Paleontologists have identified a new species of giraffoid that lived in northern China during the Early Miocene epoch some 17 million years ago. Named Discokeryx xiezhi, the ancient creature had a thick-boned skull with a large disk-like headgear, a series of cervical vertebrae with extremely thickened centra, and the most complicated head-neck joints in mammals known to date. This peculiar morphology was most probably adapted for a fierce intermale head-butting behavior, comparable to neck-blowing in male giraffes. The researchers argue that selection for such combat also played a role in shaping the group’s long necks.
The characteristic long neck of the modern giraffe — the tallest land animal and largest ruminant on Earth — has long been considered a classic example of adaptive evolution and natural selection since Charles Darwin first penned the concepts.
It’s commonly believed that competition for food drove neck elongation and allowed giraffes to browse for treetop leaves in the African savannah woodlands that were well outside the reach of other ruminant species.
However, others have argued a necks-for-sex hypothesis, suggesting sexual selection driven by intermale competition may have also contributed to neck evolution.
“Fossils of ancient giraffe species can help to clarify these evolutionary mechanisms,” said Dr. Shi-Qi Wang from the Institute of Vertebrate Paleontology and Paleoanthropology at the Chinese Academy of Sciences and colleagues from China, the United States, Germany, Switzerland and Austria.
The newly-identified giraffoid species, Discokeryx xiezhi, had helmet-like headgear and particularly complex head and neck joints indicative of intense head-butting combat.
“Both living giraffes and Discokeryx xiezhi belong to the superfamily Giraffoidea,” Dr. Wang said.
“Although their skull and neck morphologies differ greatly, both are associated with male courtship struggles and both have evolved in an extreme direction.”
“Discokeryx xiezhi featured many unique characteristics among mammals, including the development of a disk-like large ossicone in the middle of its head,” said Professor Tao Deng, a researcher in the Institute of Vertebrate Paleontology and Paleoanthropology at the Chinese Academy of Sciences, the CAS Center for Excellence in Life and Paleoenvironment, and the College of Earth and Planetary Sciences at the University of Chinese Academy of Sciences.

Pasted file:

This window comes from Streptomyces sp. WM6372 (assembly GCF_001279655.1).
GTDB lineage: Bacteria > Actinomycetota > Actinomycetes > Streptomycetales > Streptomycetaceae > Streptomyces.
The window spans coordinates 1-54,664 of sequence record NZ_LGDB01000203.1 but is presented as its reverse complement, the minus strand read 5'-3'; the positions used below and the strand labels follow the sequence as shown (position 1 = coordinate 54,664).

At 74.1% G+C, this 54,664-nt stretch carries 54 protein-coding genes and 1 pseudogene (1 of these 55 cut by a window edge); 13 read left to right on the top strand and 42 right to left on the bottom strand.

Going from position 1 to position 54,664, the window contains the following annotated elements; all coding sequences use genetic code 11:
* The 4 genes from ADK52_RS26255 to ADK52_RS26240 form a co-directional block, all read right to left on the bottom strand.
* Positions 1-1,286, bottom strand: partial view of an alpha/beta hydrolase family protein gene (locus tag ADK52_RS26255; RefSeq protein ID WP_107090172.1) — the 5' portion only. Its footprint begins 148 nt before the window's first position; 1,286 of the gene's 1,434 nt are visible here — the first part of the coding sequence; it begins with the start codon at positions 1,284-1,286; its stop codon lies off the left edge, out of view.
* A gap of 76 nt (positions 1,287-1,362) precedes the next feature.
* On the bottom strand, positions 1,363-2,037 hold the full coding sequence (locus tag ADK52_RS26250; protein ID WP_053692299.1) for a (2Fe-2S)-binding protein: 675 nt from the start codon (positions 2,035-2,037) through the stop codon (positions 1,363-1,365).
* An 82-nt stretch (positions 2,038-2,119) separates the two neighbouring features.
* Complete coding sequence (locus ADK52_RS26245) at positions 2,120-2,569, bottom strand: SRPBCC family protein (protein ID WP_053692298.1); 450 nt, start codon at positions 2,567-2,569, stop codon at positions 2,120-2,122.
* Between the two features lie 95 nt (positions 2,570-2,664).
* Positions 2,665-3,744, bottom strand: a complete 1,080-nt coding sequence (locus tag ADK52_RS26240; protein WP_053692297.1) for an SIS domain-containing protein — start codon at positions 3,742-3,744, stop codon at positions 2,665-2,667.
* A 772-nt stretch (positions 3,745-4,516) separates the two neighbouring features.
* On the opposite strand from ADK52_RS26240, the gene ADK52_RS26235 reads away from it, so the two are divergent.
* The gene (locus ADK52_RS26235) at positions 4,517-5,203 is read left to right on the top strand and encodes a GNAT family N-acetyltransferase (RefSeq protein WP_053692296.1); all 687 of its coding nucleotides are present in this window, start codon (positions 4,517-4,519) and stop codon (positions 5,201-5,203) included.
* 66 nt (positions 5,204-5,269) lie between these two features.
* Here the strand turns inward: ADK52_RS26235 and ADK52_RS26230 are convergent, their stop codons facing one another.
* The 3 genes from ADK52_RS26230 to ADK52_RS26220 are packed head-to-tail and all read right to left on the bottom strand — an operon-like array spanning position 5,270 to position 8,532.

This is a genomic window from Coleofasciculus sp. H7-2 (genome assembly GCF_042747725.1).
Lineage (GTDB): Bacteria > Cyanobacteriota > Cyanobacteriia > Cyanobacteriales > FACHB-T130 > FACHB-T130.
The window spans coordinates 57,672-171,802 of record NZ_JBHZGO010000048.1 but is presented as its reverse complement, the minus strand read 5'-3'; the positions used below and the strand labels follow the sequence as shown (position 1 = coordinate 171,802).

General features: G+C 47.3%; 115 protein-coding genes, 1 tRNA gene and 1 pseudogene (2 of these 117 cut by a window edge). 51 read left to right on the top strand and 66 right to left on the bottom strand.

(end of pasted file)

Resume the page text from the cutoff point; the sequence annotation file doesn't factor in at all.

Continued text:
Moreover, tooth enamel isotope data from Discokeryx xiezhi suggest that the species also likely filled a specific ecological niche in the ecosystem unavailable to other contemporary herbivores.
“Stable isotopes of tooth enamel indicate that Discokeryx xiezhi was living in open grasslands and may have migrated seasonally,” said Dr. Jin Meng, a researcher at the American Museum of Natural History.
“For animals of the time, the grassland environment was more barren and less comfortable than the forest environment.”
“The violent fighting behavior of Discokeryx xiezhi may have been related to survival-related stress caused by the environment.”
According to the authors, the early evolution of giraffes is more complex than previously known, where, in addition to competition for food, sexual combat likely played an important role in shaping the group’s long and uniquely adapted necks.
Their paper appears in the journal Science.
Shi-Qi Wang et al. 2022. Sexual selection promotes giraffoid head-neck evolution and ecological adaptation. Science 376 (6597); doi: 10.1126/science.abl8316
Source link: https://www.sci.news/paleontology/discokeryx-xiezhi-10868.html